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Michigan State University

Copyright: Digital Millennium Copyright Act

This guide is intended to provide information about copyright and should not be construed as legal advice. If you have legal questions concerning copyright, please consult appropriate legal counsel.

What is the Digital Millennium Copyright Act (DMCA)?

The Digital Millennium Copyright Act (DMCA) was enacted in 1998 in order to update copyright law to deal with issues arising from the growth of the digital age.  One aspect of the DMCA is that it created safe harbors for entities that act as online service providers (OSPs) to protect them from copyright infringement lawsuits caused by their users posting infringing content.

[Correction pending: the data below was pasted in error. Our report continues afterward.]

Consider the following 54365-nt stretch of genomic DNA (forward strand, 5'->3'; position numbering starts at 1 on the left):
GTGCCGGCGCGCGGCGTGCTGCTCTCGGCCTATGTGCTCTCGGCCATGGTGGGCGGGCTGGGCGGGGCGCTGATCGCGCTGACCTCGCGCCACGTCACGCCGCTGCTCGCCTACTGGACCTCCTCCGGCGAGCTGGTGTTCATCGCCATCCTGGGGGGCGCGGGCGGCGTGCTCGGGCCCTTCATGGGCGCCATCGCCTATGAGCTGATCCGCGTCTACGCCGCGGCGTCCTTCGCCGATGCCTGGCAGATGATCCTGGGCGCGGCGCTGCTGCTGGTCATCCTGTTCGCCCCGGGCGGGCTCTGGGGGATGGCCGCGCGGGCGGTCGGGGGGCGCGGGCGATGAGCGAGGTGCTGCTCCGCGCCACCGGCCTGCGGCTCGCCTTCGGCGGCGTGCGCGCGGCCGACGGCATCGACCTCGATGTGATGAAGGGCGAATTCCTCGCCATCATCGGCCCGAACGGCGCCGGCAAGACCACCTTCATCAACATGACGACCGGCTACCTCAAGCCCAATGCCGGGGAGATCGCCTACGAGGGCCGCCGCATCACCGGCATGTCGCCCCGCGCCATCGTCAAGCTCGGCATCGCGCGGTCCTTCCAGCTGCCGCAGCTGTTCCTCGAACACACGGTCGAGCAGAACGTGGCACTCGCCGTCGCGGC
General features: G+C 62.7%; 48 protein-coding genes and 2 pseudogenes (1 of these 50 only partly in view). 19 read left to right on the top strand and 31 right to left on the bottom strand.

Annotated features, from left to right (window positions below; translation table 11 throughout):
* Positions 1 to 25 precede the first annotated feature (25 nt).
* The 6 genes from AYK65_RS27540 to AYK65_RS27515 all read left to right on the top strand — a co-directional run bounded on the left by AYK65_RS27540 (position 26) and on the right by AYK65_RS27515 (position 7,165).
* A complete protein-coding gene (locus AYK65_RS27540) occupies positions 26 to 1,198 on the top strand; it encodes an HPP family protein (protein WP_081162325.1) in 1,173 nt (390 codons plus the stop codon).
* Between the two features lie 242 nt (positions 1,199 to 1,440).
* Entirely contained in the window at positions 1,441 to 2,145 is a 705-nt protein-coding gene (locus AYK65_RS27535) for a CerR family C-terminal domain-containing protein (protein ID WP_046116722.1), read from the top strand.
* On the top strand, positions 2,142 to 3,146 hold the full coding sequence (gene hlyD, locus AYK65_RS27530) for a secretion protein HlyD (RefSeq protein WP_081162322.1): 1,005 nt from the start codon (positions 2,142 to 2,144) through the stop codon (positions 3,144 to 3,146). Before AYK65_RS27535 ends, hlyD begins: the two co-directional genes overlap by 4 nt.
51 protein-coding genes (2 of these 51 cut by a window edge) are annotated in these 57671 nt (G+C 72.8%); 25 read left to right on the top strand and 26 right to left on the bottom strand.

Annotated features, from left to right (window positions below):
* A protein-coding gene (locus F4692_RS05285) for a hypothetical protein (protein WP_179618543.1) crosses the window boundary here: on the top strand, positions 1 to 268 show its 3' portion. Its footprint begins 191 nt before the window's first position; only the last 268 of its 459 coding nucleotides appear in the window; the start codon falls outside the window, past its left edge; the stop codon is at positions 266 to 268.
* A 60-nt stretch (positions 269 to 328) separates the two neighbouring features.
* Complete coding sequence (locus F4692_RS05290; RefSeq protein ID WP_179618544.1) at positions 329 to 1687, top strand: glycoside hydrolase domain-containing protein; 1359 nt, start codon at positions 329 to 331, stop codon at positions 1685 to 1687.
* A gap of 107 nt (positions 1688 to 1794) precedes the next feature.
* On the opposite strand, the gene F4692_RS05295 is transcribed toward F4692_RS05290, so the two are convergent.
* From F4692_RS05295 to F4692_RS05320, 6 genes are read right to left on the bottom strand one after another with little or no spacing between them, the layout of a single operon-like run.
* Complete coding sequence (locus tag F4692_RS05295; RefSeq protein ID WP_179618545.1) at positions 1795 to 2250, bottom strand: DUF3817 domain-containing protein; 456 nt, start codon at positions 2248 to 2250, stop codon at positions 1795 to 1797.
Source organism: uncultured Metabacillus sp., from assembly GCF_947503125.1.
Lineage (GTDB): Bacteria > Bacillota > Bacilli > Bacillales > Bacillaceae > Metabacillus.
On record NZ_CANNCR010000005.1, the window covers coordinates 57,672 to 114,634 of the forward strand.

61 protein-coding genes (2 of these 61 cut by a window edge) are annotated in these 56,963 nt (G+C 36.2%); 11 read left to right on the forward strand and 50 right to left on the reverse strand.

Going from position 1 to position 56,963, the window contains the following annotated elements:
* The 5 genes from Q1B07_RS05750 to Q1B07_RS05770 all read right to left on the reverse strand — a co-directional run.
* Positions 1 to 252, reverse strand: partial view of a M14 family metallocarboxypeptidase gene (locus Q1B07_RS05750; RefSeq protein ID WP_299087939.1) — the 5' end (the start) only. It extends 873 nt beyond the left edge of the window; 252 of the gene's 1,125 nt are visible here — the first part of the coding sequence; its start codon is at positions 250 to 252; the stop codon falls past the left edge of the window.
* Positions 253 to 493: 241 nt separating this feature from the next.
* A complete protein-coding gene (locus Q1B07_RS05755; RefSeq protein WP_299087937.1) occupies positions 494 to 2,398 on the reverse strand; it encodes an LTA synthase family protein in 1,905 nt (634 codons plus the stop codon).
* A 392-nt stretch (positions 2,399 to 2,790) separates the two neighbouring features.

Another aspect of the DMCA is that it amended section 108 of copyright law, which allows archives and libraries to make reproductions under certain circumstances.  These institutions can now make digital copies for reproduction and replacement.

The DMCA also states that you cannot circumvent a technological measure to reproduce or access a copyrighted work.  So activities such as de-encrypting encrypted text or jailbreaking a tablet so that it will work on other carrier's networks are considered illegal activities under the DMCA.  There are some exemptions to this provision, such as circumventing a technological measure for reverse engineering purposes or for non-profit educational institutions to determine if they should purchase something.  

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